May 16, 2012

How to Disagree without Being Disagreeable

How to Disagree without Being Disagreeable

It's no secret that political and public discourse has become coarser and less civil over the past few years. Nonetheless, this trend is no excuse for us to become rude or abusive in our everyday interactions with folks.  In fact, now more than ever, we need to take the initiative and set  a good example to reverse this unpleasant development. Politics aside, we need to restore civility to our interpersonal interactions. It is especially is difficult to discuss our differences in a polite and respectful way. Today we are going to explain why and show you how to disagree without being disagreeable.

The Psychology of Disagreement: Why we become disagreeable.
Although it is reasonable that folks differ, emotionally, no one likes disagreement. It would be much easier if we thought alike. The root of the problem lies in our DNA and the feelings of anxiety and being out of control which is created by conflict. We perceive differences as threats to our sense of order and safety.  People become disagreeable to manipulate and eliminate disagreement and thereby re-establish a sense of sameness and control which in turn reduces anxiety.  The problem with this primitive strategy, however, is that it doesn't work. It just makes things worse.

Decoding  Disagreeable behaviors ?

Although folks that are disagreeable sound tough, their uncivil behaviors are really a sign of weakness and insecurity. Here are common tactics and their objectives:  
* Belligerence - Things like a raised voice, threatening words or gestures communicates the message: give in or else.    
* Personal verbal attacks and Name calling and Ad Hominum references ("you're stupid") are strategies to undercut the other person's self-esteem and to distract the discussion away from reasonable issues and inflame emotions.  The goal is to force the other person to give up. Usually it simply results in having the other person fire back his/her own attack.
* Misrepresentation and Exaggeration - Distorting the facts to make our argument look stronger is a common but unethical technique.  
* Obstinacy and being Closed Minded: Refusing to admit or acknowledge either the other side's merit or one's own deficiencies or weaknesses is an unreasonable tactic of disagreeable debate.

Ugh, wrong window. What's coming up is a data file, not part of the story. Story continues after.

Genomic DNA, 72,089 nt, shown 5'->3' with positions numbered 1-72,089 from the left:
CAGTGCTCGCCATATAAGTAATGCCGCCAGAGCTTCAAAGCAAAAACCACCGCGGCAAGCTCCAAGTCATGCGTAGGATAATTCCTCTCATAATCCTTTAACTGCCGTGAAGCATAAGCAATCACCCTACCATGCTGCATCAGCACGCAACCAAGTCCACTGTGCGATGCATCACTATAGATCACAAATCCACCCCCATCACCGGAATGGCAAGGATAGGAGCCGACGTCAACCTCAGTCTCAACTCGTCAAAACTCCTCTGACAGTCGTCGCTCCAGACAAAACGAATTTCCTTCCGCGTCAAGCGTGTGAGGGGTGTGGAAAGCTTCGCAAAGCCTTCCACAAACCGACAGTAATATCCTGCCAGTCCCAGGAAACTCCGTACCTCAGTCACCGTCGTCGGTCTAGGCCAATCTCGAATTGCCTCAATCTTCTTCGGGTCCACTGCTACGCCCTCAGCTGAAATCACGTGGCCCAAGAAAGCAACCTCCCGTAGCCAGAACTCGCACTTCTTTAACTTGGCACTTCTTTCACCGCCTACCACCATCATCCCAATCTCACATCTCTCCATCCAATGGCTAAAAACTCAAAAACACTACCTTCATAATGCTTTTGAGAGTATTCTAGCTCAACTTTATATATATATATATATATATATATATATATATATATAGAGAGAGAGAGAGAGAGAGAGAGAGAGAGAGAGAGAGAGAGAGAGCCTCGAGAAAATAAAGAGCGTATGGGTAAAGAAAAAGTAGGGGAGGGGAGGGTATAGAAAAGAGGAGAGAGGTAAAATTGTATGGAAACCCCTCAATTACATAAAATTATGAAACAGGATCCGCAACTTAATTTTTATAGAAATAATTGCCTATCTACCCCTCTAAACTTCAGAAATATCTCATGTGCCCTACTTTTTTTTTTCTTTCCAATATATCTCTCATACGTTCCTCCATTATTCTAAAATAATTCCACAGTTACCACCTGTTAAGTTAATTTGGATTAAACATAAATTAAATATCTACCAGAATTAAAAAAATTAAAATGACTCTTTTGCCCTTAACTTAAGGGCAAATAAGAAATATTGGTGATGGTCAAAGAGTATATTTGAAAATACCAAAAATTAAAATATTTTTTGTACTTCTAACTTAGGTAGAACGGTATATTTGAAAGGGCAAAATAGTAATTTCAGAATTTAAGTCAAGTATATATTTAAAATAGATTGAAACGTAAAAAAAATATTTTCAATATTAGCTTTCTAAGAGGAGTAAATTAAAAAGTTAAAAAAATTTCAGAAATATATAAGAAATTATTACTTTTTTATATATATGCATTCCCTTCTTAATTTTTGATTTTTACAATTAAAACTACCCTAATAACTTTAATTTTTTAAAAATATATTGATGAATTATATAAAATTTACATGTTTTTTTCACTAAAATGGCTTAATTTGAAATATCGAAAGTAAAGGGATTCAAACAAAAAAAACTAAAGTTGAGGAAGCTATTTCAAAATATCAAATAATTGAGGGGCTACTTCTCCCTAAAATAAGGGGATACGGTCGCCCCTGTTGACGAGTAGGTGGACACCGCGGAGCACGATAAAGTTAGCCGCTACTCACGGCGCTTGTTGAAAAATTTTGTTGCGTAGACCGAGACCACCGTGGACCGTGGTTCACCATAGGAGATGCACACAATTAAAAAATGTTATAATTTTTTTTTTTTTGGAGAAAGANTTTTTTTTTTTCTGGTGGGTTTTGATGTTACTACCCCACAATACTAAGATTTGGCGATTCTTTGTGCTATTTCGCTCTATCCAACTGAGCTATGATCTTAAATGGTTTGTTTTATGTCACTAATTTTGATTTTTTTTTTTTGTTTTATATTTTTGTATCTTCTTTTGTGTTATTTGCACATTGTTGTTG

Tips for How to Disagree without being Disagreeable
Genetically, we are programmed to deal with conflicts in one of two ways: to win or to lose, to get our way or to give in.  While these kinds of responses are in our primitive neurological structure, there is a third way, a mutually respectful way, to negotiate differences.  Although it may be difficult and certainly takes practice, it can be done. Here are some tips to help you develop this third, win/win way to deal with conflict and differences. If these tips sound obvious, they are, however obvious isn't always easy.  
1) Before you begin a conversation: Check your basic assumptions:
Realize that dealing with conflict civilly is unnatural and requires a special mental effort. Before having a conversation, make sure you are in a reasonable place mentally. Remember, it's OK to disagree, that you don't always have to be right and to give credit to another point of view. No one is all right or all wrong all the time.
2) Be Aware and Monitor your and the other person's remarks. Notice if you or the other person is
becoming unreasonable, e.g. raising his/her voice or name calling.
3) Decode, Translate and Empathize
Don't take things personally. Listen for the feeling message that the words and body language convey. Express understanding of his/her experience.
4) Call time out
If empathic comments don't calm things down and you find that either you or the other person is too upset to speak reasonably, don't try. Call time out and agree to resume the discussion when cooler heads prevail. It works for kids and it works for adults.
5) Don't Force a resolution
Remember you don't have to resolve every dispute. It is OK  to agree to disagree.   

                                                                                                       
Rev. Michael Heath, LMCH has prepared these remarks for Bridge Street 5 14 2012.         

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